As some of you might or might not know, I have a long and illustrious career in telly (quick, someone grab my feet). Yes, that lawless, soulless Wild West where pimps and thieves run free and good men die like dogs. As part of my role, I’m responsible for making sure that everything you see on your telly screens has been signed off, released, contracted and cleared. This goes for the music you hear, the people you see, the places they are in and any artworks et al in the back of shot. House numbers, number plates, passers-by and even clothing labels are double and triple checked before a programme airs.
Why this diligence in the land of loose whores and cheap liquor I hear you scream! For in this ‘Wild West’ you’ve got the watchful Deputy of Fair Representation, the all-knowing sheriff of Data Protection and the lock-down jail of Informed Consent. If you piss anyone one of these off then the cavalry will come down on you like a sack of shit. OFCOM.
OFCOM are the bad asses, the big bosses, the honchos that strike fear into all god fearing Telly folk. If ever you want to see a production shit itself and batten down the hatches, just listen out for the deep rumble of the OFCOM horses riding into town. And this hysteria is there with good reason…
The stories lurk in darkened telly saloons. One programme featured a shot from a foot bridge showing a general view (GV) of cars driving on a motorway underneath. One man’s car was in that shot for less than a second, but his number plate was recognised by his wife, who knew he should not have been on that motorway at the time. She discovered from this that he was having an affair, and filed for divorce. The man complained to OFCOM that he was not informed of his car featuring and his number plate was not blurred, which directly led to his divorce. His complaint was upheld.
Another story involves a night scene outside some bars in the early hours. Amongst the general shot of revellers, a man had got into a drunken scuffle in the back of shot. After the programme aired, this man went for a job interview and was turned down because the interviewers had recognised him from the programme. He complained to OFCOM that he wasn’t informed of the programme and his face was not blurred. His complaint was upheld.
SO: There is good reason for our pedantic diligence. But without this knowledge, you bright, canny lot believe you’ve got us pegged. There’s no getting one over on you, oh no. For when producing a release form during the tentative stages of filming, you smile, you snigger, you tap your nose and laugh out loud saying no, no, no, no, no:
Ah no mate I ain’t signing one of those, I ain’t signing anything, you’ll fuck me over, you think I’m stupid. I know your type! My mate signed one and they fucked him and made him look like a nob now everyone’s laughing at him. Nah. I’ll be on camera but I ain’t signing shit.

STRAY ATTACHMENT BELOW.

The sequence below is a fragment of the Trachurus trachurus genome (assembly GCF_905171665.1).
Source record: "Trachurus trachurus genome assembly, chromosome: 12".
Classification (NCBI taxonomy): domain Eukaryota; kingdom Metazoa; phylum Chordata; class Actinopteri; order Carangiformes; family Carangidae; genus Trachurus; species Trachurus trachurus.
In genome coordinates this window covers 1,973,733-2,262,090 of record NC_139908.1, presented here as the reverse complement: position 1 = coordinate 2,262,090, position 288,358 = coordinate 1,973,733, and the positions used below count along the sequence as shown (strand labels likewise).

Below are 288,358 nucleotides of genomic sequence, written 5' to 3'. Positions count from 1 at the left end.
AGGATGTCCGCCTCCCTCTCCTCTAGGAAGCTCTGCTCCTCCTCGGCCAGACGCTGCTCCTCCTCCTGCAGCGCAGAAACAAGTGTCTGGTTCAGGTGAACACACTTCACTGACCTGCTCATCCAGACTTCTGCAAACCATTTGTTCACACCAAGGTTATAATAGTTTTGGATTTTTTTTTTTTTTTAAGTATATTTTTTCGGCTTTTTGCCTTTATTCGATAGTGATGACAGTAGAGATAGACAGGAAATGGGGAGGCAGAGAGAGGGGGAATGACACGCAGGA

Ah my sweet potential contributors. It is all but a simple permission slip, which without it we cannot feature you AT ALL. To get to be on the telly, you must lay your mark saying that you agree to do so. Look, let me show you with puppets.
I can understand that the form can be a bit scary; it generally contains around five points in legal jargon that sounds like we’re going to steal your soul and sell it indefinitely. Here are those bits with a breakdown:
(i) grant to us all consents.. to use…. throughout the universe in perpetuity by any and all means in any and all media, whether now known or hereafter developed or discovered, without liability or acknowledgement to you;
You give us permission to go on the telly programme on the TV, DVD, Blu ray, all the iPlayers, iphones, and any other way you can watch telly. And, if they come up with holograms in a couple of years, we can put this show in that format too without having to call you up again.
(ii) grant us the right to reproduce your name and photograph by all means and in all media throughout the world and perpetuity for the purposes of advertising and publicity; and
Once the programme has been cut together, it might have a teaser advert made to promote it. If you say no to this, some poor bastard has to ear mark your face and watch every single recut to make sure you don’t accidently end up in it. But if you said yes to the programme, it is only bits of that programme being used for it, so if you say no to this, you’re saying ‘I want to be in it, but not too much’. Stop being difficult.
(iv) the right to edit, copy, add to, take from, adapt or translate the Contribution as we see fit and, in respect of the Contribution, you irrevocably waive the benefits of and agree not to assert any provision of law known as “moral rights” or any similar laws of any jurisdiction.
This means that whilst we filmed a lovely half hour interview with you, the programme is only an hour long, has x many more people to feature and a story to tell in a pacey interesting way. The series producer will have a vision, the company exec will have a vision and the channel will have a vision. This means recuts will be made until everyone is happy. So you might end up as a sound bite. Soz.
You won’t end up in Porn!
And there we have it. We’re not trying to fuck you over, or cut & paste your face onto porn in Japan. We just want to make a telly show of which you’ll be helping to colour the tapestry. If you have serious misgivings, then research the company’s output. Ask for a detailed explanation of the programme. Think about what you are doing, and whether you don’t mind seeing your contribution repeated to infinity on Sky.
But after all this, please: SIGN THE FUCKING RELEASE FORM.